I met such resistance. I knew it would be difficult but ... I didn't realise the magnitude of my decision until after I'd left the band.
I spent about eight months going through my lows, letting myself free- fall, knowing I had a canopy to open that would save me from the fall. I left it quite dangerously late. I didn't hit the bottom, not quite. I'm too sensible for that. One day I looked in the mirror and just thought, it's slightly too crap; time to make a move, or else ... I've got the balls to do most things, but I haven't got the nerve to give up. I was smoking weed and tucking into beers in the morning, and wine - not massively, but taking myself somewhere else; and I just, one day, knocked it on the head.
And then a guy called and asked if I would be interested in writing an autobiography. I said yes. That was such a cathartic process for me - though if I could have written it and then never released it, that would have been more fun, because writing an autobiography is so exposing. The book gave me a sense of purpose each morning. I had a ghost writer, who was fantastic, but a lot of it was me. I was there every morning, working hard. That was where I pulled the rip-cord.
The book for me was the switch-on again, the motivation. But I still ran around like a headless chicken wanting to get into something. I formed my own record label in a moment of defiance, then I signed a deal with One Little Indian, who at the time had signed Bjork and Skunk Anansie and the Shamen, so it was a real hip label. Mr Goss being signed to them was a real no-no: all these credible people revelling in their music mags were committing hara-kiri. But it was good for me because I got a chance to make the album I wanted to make, like a Van Morrison studio album, Counting Crows-style, Lenny Kravitz-esque, and I was revelling in my own ego and opinion.
I finished the album, but it really scared me. I never had any insecurity to deal with in Bros because it was just a massive hit every bloody time; here, I had this huge anxiety. I didn't want to release the album because I knew: it's just not going to happen here.
I had been to see the film Ed Wood. I absolutely loved it. His approach and his blind passion were really inspiring - it sounds stupid, but it was almost emotionally empowering for me. Then suddenly I was offered the lead role in a repertory show, the musical Plan 9 from Outer Space, based on Ed Wood's most famous film, the worst film of all time, supposedly. I read the script and I thought the whole thing was quite funny, very tongue-in-cheek, like a Fifties spoof. I kept postponing my reply; I didn't really have the nerve to go with it.
Then I was asked to do an interview with Michael Caine for a television special. I got to his restaurant and he walked in: no entourage at all, not an agent, not a manager, no assistants, no carpet-sweeper, no one. I thought, if there was a person in the music business with the same profile, you wouldn't see him for the first 15 or 20 people. I thought, you cool bastard; I like this; this is really hip. This is for me. I don't really like singing songs in isolation, I'm not loud enough or large enough when I'm myself to carry it off on stage.
I went to a health farm; it was New Year's Eve and I said to my wife, what am I going to do about this play? Because if I do acting, I couldn't do it on the side, because I knew it would be a shit job. If I'm going to do this, I won't do music. I won't release the album. Otherwise I won't ever be competent enough to deserve to be on the stage as a leading man.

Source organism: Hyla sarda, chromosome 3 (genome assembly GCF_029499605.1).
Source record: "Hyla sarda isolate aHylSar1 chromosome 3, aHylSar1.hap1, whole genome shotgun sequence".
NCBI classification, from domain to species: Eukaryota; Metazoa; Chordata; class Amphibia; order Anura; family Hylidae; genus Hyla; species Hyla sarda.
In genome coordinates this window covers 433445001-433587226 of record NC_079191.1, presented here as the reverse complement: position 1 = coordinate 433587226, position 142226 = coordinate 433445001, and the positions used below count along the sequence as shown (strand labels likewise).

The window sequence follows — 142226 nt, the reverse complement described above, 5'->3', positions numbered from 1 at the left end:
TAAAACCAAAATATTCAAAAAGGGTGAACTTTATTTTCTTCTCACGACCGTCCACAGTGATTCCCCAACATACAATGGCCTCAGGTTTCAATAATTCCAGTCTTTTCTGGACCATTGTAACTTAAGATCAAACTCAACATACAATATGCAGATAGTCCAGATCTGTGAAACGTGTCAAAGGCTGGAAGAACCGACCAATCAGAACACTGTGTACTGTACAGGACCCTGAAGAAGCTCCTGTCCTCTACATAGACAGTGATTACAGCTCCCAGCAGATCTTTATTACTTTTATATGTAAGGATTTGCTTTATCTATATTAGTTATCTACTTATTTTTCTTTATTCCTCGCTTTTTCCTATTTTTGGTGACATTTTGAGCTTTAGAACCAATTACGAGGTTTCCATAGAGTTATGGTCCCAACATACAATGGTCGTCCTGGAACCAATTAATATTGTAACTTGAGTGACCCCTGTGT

She didn't even flinch; it was like, "give it a go". And I said, OK. And we made a toast on New Year's Eve - we wanted to make the decision on the crest of the next year.
The second I decided to do theatre, the doors just flew open. The inertia that I was continually fighting ceased to exist. I took the musical on and rep gave me a perfect chance. I was 26 at the time, and I thought, I've already built a huge mansion on a mud slope and whoosh, it's gone. There's really no hurry: if I'm going to be ballsy enough to do this acting, let's just build some foundations here, let's not walk into a West End thing without learning the trade.
Rep taught me the basics of theatre, the dos and don'ts, the traditions, and it allowed me to start my trade without too many people looking at me. I did that show and another one, What a Feeling, and the producers of Grease saw me in that and asked me to audition.
The second I decided to change careers, it was like someone saying, "oh, you finally got the message", or "about time, you silly git". I'm glad I went through all that, because I think it made me. I'm a nice man, a good person, I'm very direct, very honest. If someone tries to patronise me, after all I've been through, 11 years in the business, I get the hump, but otherwise I'm quite balanced. This profession is the best thing in the world for making you feel secure because it is such a difficult thing to do. You know that some kid with a six-pack and a pretty average voice can't come along and nick your job.
Leaving Bros - that was the beginning of little things, asking myself questions about me, like, what food do I like? Where do I like to go? The day I left the band was the first day I could find out who the hell I was.
It also brought on my first wave of cynicism, the first wave of hate and disappointment; after that you juggle pluses and minuses and find a balance - that's the stage I've reachedn
Interview by Emma Daly
Luke Goss opens in `Grease', at the Cambridge Theatre in Covent Garden, London, on 4 August.Reuse content